It is important to note that the push for (and establishment of) a memorial to the Hartford Circus Fire took place about 60 years after the fire itself. The show that Thursday afternoon during World War II was attended mostly by women and children. Many of those kids bore the physical and emotional scars from the day for the rest of their lives. In 2004, for example, survivor Dorothy Carvey attended her first circus performance since the fire, at the age of 86. Her son, who also escaped at age 3, was already in his 60s. We tend to memorialize things as they fade from our collective memories. In the case of the Hartford Circus Fire, enough time had passed that survivors were passing away from old age, and the neighborhood had changed dramatically. It makes sense that a formal memorial would be erected at that time.

The question, though, is if it will attract visitors and help keep the memory of the event present, or if it will exist only in the background of people’s lives, as a space that is sacrosanct but not personally revered.

In any case, stories about circus fire ghosts persist at the school in front of the site. It may be hard to hold people’s attention with historical facts, but with ghosts? You can really capture the public’s imagination.

If you’d like to see some video footage from the fire:

The Hartford Public Library has also begun a scrapbooking project using people’s memories of the fire.

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We Do New York: Coney Island Cyclone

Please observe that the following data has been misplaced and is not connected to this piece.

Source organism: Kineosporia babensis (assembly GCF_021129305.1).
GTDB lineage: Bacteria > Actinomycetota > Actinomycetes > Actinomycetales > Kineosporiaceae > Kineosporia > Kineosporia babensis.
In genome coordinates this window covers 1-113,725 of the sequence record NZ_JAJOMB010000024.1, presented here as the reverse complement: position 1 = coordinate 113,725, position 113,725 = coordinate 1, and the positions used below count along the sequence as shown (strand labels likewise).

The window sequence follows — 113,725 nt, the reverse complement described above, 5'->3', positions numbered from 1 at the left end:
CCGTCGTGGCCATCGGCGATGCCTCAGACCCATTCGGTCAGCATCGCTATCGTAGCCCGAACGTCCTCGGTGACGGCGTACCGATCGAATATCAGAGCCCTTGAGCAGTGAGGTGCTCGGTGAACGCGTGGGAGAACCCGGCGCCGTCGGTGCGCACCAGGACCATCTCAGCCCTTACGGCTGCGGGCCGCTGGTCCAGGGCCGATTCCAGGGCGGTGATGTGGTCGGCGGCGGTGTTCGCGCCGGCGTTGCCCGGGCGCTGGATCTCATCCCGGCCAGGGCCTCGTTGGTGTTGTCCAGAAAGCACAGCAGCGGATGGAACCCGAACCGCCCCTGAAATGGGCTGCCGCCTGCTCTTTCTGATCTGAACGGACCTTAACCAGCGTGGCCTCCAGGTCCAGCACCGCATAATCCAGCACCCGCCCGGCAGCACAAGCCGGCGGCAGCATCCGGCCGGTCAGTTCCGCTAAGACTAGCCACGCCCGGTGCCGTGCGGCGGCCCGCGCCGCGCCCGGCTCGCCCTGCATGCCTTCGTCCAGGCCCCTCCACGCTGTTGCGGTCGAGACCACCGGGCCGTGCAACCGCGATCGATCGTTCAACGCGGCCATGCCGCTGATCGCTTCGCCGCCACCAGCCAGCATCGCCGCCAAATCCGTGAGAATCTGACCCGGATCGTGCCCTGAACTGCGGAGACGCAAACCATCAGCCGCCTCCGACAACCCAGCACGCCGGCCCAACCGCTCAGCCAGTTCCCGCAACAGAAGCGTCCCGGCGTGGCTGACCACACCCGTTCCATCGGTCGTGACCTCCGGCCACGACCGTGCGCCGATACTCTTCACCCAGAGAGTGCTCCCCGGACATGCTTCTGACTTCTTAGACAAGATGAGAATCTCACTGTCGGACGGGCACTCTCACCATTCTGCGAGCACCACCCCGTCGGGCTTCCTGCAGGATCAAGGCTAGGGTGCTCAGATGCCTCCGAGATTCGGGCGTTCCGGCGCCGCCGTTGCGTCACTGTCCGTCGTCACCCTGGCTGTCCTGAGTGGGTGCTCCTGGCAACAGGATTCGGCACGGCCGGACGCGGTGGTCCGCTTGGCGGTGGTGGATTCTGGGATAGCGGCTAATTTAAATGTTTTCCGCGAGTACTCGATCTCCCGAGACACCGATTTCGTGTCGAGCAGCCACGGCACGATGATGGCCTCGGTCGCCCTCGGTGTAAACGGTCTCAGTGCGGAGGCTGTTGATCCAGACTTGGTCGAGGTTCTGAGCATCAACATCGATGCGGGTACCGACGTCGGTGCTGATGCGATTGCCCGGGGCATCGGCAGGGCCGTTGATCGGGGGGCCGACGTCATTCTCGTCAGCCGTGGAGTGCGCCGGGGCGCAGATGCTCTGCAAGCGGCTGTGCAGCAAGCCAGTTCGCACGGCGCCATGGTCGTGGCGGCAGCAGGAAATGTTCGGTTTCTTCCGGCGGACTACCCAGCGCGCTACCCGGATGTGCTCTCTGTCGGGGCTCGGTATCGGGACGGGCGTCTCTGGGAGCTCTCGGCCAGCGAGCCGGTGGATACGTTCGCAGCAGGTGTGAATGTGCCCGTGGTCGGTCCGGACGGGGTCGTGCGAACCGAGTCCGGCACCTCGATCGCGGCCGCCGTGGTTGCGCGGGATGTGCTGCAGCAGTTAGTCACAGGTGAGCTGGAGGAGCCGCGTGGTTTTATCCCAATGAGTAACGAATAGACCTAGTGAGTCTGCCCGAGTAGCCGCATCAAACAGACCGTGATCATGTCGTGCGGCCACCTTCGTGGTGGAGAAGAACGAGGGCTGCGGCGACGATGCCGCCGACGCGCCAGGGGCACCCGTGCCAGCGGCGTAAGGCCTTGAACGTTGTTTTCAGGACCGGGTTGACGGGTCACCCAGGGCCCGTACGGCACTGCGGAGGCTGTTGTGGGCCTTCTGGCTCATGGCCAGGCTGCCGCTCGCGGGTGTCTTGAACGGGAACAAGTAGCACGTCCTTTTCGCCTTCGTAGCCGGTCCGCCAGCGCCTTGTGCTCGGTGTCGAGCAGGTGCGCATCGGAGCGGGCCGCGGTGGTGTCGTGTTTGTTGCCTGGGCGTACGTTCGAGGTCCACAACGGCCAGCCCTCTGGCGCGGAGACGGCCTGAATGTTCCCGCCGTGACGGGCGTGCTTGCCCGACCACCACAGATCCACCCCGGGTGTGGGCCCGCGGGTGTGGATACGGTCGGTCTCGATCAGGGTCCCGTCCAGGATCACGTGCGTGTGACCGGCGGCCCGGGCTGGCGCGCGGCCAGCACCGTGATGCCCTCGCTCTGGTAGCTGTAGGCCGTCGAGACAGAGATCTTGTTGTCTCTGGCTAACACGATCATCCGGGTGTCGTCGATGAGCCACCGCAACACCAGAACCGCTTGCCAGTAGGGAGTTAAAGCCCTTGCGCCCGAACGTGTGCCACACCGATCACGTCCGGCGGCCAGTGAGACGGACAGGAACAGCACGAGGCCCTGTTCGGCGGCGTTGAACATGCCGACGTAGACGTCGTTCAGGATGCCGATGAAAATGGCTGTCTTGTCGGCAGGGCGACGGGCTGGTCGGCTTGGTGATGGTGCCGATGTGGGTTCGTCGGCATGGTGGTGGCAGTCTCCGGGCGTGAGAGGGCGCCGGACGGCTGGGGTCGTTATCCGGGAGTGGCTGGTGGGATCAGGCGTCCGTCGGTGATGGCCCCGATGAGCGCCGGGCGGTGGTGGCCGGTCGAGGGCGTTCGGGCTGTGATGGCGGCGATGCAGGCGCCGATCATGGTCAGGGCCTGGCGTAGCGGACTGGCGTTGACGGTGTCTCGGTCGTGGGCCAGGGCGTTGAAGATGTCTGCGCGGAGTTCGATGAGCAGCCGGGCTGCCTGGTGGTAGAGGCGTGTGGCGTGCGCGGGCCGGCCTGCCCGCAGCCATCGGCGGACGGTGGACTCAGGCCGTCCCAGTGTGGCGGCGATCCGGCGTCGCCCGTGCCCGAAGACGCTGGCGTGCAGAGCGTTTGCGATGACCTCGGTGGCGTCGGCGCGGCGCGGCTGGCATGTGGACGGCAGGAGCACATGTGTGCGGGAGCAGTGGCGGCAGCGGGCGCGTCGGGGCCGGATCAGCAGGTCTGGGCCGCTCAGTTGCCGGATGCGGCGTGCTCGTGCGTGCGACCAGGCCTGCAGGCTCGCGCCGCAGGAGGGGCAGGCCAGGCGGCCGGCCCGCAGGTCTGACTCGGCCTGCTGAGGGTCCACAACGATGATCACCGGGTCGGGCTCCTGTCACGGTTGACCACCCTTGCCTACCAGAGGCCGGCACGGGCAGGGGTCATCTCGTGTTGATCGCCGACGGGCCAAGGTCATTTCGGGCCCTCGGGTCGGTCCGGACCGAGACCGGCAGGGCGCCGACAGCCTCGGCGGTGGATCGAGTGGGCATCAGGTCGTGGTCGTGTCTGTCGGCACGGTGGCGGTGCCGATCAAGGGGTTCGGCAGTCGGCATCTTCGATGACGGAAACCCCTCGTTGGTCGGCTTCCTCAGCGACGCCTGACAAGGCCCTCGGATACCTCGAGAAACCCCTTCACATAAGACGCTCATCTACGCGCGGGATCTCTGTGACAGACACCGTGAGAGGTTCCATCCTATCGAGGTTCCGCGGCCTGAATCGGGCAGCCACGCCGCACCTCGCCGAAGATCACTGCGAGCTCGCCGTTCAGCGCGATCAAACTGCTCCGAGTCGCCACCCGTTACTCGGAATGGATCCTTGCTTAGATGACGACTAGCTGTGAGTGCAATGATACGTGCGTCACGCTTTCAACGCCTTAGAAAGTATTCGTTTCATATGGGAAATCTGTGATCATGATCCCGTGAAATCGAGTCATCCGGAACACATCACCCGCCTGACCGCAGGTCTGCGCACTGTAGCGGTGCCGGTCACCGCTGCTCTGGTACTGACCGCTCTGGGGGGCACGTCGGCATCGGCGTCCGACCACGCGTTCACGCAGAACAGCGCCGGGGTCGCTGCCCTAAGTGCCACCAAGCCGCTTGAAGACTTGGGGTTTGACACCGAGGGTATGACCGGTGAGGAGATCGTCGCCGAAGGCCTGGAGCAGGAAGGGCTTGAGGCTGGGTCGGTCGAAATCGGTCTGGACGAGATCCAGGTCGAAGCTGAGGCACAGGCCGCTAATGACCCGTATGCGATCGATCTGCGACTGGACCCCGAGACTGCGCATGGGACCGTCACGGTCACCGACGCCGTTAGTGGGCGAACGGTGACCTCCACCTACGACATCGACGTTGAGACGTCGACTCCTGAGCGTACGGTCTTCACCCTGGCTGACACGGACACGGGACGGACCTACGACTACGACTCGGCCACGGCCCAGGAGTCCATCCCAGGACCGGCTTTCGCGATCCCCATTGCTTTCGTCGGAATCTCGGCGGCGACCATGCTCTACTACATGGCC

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We Do New York: Coney Island Cyclone

Saturday evening, after a day of car trouble, cleaning, and studying (for E), we got the news that our landlord wants to raise our rent for the second consecutive year. We don’t want to pay it, so that leaves us looking to move in a little over a month. We’re not very excited about this, because guess what happens in a month, exactly, from today?

E takes the bar exam.

So, Saturday evening was shaping up to be less than fun, for more reasons than our surprise rent increase. In an attempt to drown our sorrows, we headed down to the beer garden for a pitcher, but we were both sort of cranky. So we decided to be spontaneous, and hopped in the car at 11 pm to head down to Coney Island and…

…The Coney Island Cyclone.

Neither of us had ever ridden the coaster, and it seemed like just the thing to jolt us out of our sour moods. We happened upon a sympathetic security officer at the New York Aquarium who let us park there alongside the revelers at the Mermaid Ball, and we were off. Tickets are 8 bucks per person, and luckily there was no one in line so I didn’t have time to second guess my decision.